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Regex needed to verify coding consistency (C# in particular, but others would benefit)

Posted on 2004-10-05
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Last Modified: 2010-05-19
I've been burnt...

I would like to show all lines of code where keywords ('for', 'while', 'if', etc.) are not followed by a '{' before another one of the keywords.  I suppose regular expression can be used for this, but a kick-start would be great.

Basically, I want to eliminate the "one-liners" problem that exists when some coders take the shortcut and skip putting the code block in {} brakets when there is only one line of code needed.

TIA, Emory.
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Question by:KingDumbNo
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10 Comments
 
LVL 9

Expert Comment

by:jhshukla
ID: 12234239
grep -e "(for|while|if|else|do).*?(for|while|if|else|do)\{" filename
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Assisted Solution

by:jhshukla
jhshukla earned 200 total points
ID: 12234259
correction: grep -e "(for|while|if|else|do)[^\{]*?(for|while|if|else|do).*?\{" filename
google for perl regex. i believe that grep has approximately the same regex definitions as perl. don't know how to search across lines. :(
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LVL 84

Assisted Solution

by:ozo
ozo earned 100 total points
ID: 12235131
to search across lines:
perl -n0777 -e 'print /(\b(?:for|while|if|else|do)\b[^{]*?\b(?:for|while|if|else|do)\b)/g' filename
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LVL 6

Expert Comment

by:DominicCronin
ID: 12240578
Using regexes is always cool - and dotnet regexes are perfectly good for this, but I have another suggestion. If you are working in Visual Studio, you can write an add-in that makes use of the Code Dom. In other words, let Visual studio do the parsing for you.

Here's a link:

http://www.15seconds.com/issue/020917.htm
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LVL 6

Author Comment

by:KingDumbNo
ID: 12240999
DominicCronin: looks a little overwhelming, plus I can't go adding stuff like this at work.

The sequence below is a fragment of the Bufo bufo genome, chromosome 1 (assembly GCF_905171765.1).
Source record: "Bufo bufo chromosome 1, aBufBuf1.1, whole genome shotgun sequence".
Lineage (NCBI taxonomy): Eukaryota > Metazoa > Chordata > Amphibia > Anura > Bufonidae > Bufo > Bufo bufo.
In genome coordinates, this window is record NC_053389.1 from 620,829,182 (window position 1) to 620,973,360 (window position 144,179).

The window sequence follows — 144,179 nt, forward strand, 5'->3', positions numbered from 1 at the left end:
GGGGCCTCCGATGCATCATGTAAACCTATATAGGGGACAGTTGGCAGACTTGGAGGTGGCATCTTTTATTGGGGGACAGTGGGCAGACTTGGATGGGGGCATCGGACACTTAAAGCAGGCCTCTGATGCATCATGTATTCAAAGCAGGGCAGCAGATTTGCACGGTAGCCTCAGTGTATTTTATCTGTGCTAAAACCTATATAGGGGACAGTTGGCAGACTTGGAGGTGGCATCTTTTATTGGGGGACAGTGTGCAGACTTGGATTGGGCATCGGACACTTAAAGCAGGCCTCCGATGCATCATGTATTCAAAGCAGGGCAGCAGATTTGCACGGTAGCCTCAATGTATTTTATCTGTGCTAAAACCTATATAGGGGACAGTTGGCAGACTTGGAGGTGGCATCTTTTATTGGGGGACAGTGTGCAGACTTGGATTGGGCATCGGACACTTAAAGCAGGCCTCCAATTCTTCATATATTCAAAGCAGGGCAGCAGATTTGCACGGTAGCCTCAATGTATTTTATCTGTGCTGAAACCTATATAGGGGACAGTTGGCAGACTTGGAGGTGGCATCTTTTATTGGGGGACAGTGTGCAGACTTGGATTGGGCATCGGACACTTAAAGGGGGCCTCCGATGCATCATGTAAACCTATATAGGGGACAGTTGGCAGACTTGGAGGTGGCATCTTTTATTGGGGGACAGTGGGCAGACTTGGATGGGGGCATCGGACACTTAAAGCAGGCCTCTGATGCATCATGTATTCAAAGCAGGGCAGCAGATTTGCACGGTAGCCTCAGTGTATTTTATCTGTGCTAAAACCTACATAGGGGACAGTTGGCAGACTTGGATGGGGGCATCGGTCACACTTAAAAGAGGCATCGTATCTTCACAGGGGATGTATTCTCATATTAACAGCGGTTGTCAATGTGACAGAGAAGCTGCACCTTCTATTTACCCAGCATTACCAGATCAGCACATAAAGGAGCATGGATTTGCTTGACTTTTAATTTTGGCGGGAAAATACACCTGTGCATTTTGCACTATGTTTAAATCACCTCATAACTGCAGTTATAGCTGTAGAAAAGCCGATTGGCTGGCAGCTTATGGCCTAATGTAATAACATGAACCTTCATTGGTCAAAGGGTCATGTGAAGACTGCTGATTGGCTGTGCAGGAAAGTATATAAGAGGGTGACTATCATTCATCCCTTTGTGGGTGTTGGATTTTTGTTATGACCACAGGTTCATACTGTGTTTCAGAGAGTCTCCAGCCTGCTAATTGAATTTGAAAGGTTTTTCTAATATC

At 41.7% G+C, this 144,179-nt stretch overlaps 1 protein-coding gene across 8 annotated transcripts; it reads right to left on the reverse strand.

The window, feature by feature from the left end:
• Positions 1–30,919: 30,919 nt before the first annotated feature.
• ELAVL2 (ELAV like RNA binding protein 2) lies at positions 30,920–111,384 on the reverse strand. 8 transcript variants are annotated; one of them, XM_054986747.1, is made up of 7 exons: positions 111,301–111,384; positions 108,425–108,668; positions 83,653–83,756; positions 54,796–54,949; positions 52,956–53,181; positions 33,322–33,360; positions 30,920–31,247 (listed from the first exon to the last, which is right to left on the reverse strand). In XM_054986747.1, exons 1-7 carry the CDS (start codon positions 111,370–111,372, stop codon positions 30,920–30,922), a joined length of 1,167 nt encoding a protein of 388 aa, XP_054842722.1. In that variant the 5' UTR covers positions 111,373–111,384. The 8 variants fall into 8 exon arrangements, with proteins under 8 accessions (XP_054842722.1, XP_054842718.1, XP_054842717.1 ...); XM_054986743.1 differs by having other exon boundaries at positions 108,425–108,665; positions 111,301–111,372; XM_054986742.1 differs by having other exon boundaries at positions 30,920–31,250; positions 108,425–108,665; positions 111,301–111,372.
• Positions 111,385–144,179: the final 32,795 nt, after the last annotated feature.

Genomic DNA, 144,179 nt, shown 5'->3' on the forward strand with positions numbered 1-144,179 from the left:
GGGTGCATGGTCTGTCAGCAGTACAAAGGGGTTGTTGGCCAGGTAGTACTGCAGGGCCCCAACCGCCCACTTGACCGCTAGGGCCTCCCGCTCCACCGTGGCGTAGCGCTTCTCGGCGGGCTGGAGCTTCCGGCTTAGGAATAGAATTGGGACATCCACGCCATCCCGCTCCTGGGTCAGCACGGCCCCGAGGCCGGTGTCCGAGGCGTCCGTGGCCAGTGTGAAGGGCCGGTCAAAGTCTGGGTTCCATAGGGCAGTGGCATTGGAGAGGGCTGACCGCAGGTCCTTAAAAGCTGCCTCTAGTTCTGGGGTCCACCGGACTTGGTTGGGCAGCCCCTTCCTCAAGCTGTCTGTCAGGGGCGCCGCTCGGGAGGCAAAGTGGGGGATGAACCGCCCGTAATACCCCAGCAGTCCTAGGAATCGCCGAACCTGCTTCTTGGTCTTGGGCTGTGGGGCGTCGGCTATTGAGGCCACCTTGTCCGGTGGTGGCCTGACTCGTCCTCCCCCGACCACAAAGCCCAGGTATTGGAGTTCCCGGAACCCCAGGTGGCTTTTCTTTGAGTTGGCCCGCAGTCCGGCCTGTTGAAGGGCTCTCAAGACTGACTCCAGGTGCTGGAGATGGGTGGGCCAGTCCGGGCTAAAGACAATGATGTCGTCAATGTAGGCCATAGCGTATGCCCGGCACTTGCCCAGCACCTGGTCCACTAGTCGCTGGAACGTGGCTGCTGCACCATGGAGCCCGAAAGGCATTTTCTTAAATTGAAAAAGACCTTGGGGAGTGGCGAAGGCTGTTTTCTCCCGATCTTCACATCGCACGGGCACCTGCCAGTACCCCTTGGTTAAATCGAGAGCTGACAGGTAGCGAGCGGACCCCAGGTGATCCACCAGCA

jhshukla and ozo: I won't be able to test these for a while.  I don't have grep or perl.  What I intended to use was SourceSafe's Find In Files dialog.  There is a check box where you can choose 'regular expressions' but it turns out that this is _only_ so you can search with the one and only wildcard (*).  WOW! Stop the press!  ...Well, further puns elude me at the moment...

Thanks so far, and I will try to devise a way to use the regexes so kindly provided.

Regards,
Emory
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LVL 9

Expert Comment

by:jhshukla
ID: 12246087
if you can't dload grep or perl, then use Emacs' built-in searcher. Can do both literal and regex search. and you don't need to install anything, just dload the binaries for your OS and delete (or hide) the folder when you are done.
http://www.gnu.org/software/emacs/emacs.html
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LVL 6

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by:KingDumbNo
ID: 12292459
If my hands are tied from downloading grep and perl, it logically follows (however illogical the policy since this is for professional use) that I cannot download emacs.

Anyhow, I now have NuMega's Devpartner Professional, which has editable "Rules" for code review and fully integrated with .NET, possibly along the lines of what DominicCronin suggested.  Makes perfect sense for this tool to use regexes, but the flavor is not compatible with the following regex supplied by ozo:

(for|while|if|else|do)[^\{]*?(for|while|if|else|do).*?\{

even when I slightly changed it to this:
(for|while|if|else|do)[^\{].*?(for|while|if|else|do).*?\{
I just added a period in the middle, before the asterik.

Thoughts anyone?
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LVL 84

Expert Comment

by:ozo
ID: 12303120
I wouldn't expect it to work with the change, but what was the incompatibility?
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Accepted Solution

by:
DominicCronin earned 200 total points
ID: 12310661
Adding the dot won't particularly help you in most regex languages. A rough translation would be

<keyword> followed by <zero or more characters that aren't an open-brace [1] (non-greedily)> followed by <keyword> follewed by <zero or more of anything [2] (non-greedily)> followed by <open-brace>

In your second variation, adding the dot means that the *? applies to your dot, and not the character class [^\}] which was what you wanted.

[1] Depending on your regex language, you might also be matching backslashes!
[2] The meaning of the dot is different in different regex languages. In some languages a dot matches new lines, and not in others, just to give one important example.

What does the numega docuementation say about the regex language they use?
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LVL 6

Author Comment

by:KingDumbNo
ID: 12465405
Posting a comment so you know that I haven't fallen off the face of Earth.  I don't want to just accept a comment as an answer in order to close this, and I don't want to give up yet.  I just haven't had time to get back to this, nor will I for awhile.  If another two weeks pass then I will close the question.
Thanks.
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